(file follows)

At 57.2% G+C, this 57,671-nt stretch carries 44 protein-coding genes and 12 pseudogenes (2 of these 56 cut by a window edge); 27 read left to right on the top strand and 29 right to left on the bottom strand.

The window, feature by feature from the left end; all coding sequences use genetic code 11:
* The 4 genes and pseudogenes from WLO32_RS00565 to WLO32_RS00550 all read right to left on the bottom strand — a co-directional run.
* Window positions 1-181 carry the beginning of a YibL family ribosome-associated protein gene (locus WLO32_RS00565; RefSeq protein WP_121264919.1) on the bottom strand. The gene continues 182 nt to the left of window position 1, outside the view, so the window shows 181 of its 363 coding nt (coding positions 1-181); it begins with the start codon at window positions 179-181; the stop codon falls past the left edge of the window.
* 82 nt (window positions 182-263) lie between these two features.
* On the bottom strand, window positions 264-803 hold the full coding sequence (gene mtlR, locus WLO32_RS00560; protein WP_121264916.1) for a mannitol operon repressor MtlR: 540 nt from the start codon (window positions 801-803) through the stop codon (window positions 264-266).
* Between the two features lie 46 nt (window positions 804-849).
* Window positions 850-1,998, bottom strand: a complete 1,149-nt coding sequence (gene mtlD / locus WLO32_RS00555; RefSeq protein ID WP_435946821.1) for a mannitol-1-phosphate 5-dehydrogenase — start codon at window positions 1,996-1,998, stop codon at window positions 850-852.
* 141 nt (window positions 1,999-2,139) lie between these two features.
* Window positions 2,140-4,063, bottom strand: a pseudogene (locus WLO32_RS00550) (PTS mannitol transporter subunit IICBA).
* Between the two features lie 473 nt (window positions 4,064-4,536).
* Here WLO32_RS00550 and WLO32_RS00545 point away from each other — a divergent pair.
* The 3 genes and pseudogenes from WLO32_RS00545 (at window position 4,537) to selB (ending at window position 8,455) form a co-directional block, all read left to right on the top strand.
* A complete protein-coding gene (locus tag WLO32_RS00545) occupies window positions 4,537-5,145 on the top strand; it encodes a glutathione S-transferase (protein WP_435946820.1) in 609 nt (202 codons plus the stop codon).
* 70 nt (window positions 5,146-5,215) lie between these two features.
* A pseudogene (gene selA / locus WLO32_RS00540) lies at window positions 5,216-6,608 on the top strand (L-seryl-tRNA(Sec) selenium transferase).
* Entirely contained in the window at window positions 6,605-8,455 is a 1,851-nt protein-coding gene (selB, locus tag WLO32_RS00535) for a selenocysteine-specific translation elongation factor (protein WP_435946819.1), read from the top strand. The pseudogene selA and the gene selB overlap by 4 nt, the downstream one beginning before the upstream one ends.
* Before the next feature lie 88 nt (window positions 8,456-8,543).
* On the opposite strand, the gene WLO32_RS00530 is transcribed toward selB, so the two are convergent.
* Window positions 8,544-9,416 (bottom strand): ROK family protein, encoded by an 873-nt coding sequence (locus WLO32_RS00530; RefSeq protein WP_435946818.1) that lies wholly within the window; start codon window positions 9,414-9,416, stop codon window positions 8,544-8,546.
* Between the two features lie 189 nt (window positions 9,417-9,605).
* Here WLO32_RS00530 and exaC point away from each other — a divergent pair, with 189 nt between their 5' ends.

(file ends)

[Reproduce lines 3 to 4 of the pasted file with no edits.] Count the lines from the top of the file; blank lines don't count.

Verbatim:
* The 4 genes and pseudogenes from WLO32_RS00565 to WLO32_RS00550 all read right to left on the bottom strand — a co-directional run.
* Window positions 1-181 carry the beginning of a YibL family ribosome-associated protein gene (locus WLO32_RS00565; RefSeq protein WP_121264919.1) on the bottom strand. The gene continues 182 nt to the left of window position 1, outside the view, so the window shows 181 of its 363 coding nt (coding positions 1-181); it begins with the start codon at window positions 179-181; the stop codon falls past the left edge of the window.